terça-feira, 18 de janeiro de 2011

Perception is biologically bounded

Actually, as I am writing this, there is news of a pending lawsuit by a patient going after his doctor for more than $200,000 — an amount he al­legedly lost while gambling. The patient claims that the treatment of his Parkinson's disease caused him to go on wild betting sprees in casinos. It turns out that one of the side effects of L-dopa is that a small but signifi­cant minority of patients become compulsive gamblers. Since such gam­bling is associated with their seeing what they believe to be clear patterns in random numbers, this illustrates the relation between knowledge and randomness. It also shows that some aspects of what we call "knowledge" (and what I call narrative) are an ailment.

Once again, I warn the reader that I am not focusing on dopamine as the reason for our overinterpreting; rather, my point is that there is a physi­cal and neural correlate to such operation and that our minds are largely victims of our physical embodiment. Our minds are like inmates, captive to our biology, unless we manage a cunning escape. It is the lack of our control of such inferences that I am stressing. Tomorrow, someone may discover another chemical or organic basis for our perception of patterns, or counter what I said about the left-brain interpreter by showing the role of a more complex structure; but it would not negate the idea that percep­tion of causation has a biological foundation.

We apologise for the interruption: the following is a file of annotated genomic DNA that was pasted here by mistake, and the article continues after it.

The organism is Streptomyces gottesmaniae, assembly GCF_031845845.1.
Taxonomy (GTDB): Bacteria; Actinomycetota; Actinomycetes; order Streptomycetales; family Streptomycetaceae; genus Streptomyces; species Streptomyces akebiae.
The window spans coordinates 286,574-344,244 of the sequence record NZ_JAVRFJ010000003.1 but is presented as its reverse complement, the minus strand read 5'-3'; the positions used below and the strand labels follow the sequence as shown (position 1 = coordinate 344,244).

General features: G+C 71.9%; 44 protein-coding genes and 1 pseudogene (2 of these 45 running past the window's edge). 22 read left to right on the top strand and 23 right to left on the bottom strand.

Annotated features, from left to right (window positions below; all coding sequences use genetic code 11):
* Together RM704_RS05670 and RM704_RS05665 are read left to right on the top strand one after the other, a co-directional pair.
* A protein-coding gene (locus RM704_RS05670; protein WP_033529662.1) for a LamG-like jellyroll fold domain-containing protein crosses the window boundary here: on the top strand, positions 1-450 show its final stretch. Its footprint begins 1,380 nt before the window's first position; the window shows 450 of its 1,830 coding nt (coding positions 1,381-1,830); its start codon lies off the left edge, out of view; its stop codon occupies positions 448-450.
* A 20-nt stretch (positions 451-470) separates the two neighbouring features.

(The Black Swan, Nassim Nicholas Taleb)

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